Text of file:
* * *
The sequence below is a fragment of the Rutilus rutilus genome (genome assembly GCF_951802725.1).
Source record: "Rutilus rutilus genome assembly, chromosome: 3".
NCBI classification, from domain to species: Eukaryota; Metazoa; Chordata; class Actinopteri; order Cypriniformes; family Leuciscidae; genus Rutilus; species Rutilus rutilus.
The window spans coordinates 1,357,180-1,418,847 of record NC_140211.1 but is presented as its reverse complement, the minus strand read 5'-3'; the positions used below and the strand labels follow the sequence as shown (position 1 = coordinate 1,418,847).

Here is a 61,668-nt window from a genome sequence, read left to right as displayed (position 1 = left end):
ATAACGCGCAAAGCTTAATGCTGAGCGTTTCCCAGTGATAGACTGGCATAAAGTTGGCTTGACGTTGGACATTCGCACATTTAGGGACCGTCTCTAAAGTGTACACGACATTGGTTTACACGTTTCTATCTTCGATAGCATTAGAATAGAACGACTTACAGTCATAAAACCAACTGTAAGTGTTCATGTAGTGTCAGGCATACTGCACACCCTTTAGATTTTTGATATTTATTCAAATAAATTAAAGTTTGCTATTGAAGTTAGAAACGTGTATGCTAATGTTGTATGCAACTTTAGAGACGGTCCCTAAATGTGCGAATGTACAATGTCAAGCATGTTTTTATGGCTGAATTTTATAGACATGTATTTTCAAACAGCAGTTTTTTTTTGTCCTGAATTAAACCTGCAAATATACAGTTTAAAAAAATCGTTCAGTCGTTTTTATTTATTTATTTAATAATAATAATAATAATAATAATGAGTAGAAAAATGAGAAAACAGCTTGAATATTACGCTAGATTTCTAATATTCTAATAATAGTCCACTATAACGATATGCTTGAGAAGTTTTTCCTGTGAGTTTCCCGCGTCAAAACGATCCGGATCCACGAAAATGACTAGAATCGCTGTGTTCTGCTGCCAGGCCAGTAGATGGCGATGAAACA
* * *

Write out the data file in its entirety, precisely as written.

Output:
The sequence below is a fragment of the Rutilus rutilus genome (genome assembly GCF_951802725.1).
Source record: "Rutilus rutilus genome assembly, chromosome: 3".
NCBI classification, from domain to species: Eukaryota; Metazoa; Chordata; class Actinopteri; order Cypriniformes; family Leuciscidae; genus Rutilus; species Rutilus rutilus.
The window spans coordinates 1,357,180-1,418,847 of record NC_140211.1 but is presented as its reverse complement, the minus strand read 5'-3'; the positions used below and the strand labels follow the sequence as shown (position 1 = coordinate 1,418,847).

Here is a 61,668-nt window from a genome sequence, read left to right as displayed (position 1 = left end):
ATAACGCGCAAAGCTTAATGCTGAGCGTTTCCCAGTGATAGACTGGCATAAAGTTGGCTTGACGTTGGACATTCGCACATTTAGGGACCGTCTCTAAAGTGTACACGACATTGGTTTACACGTTTCTATCTTCGATAGCATTAGAATAGAACGACTTACAGTCATAAAACCAACTGTAAGTGTTCATGTAGTGTCAGGCATACTGCACACCCTTTAGATTTTTGATATTTATTCAAATAAATTAAAGTTTGCTATTGAAGTTAGAAACGTGTATGCTAATGTTGTATGCAACTTTAGAGACGGTCCCTAAATGTGCGAATGTACAATGTCAAGCATGTTTTTATGGCTGAATTTTATAGACATGTATTTTCAAACAGCAGTTTTTTTTTGTCCTGAATTAAACCTGCAAATATACAGTTTAAAAAAATCGTTCAGTCGTTTTTATTTATTTATTTAATAATAATAATAATAATAATAATGAGTAGAAAAATGAGAAAACAGCTTGAATATTACGCTAGATTTCTAATATTCTAATAATAGTCCACTATAACGATATGCTTGAGAAGTTTTTCCTGTGAGTTTCCCGCGTCAAAACGATCCGGATCCACGAAAATGACTAGAATCGCTGTGTTCTGCTGCCAGGCCAGTAGATGGCGATGAAACA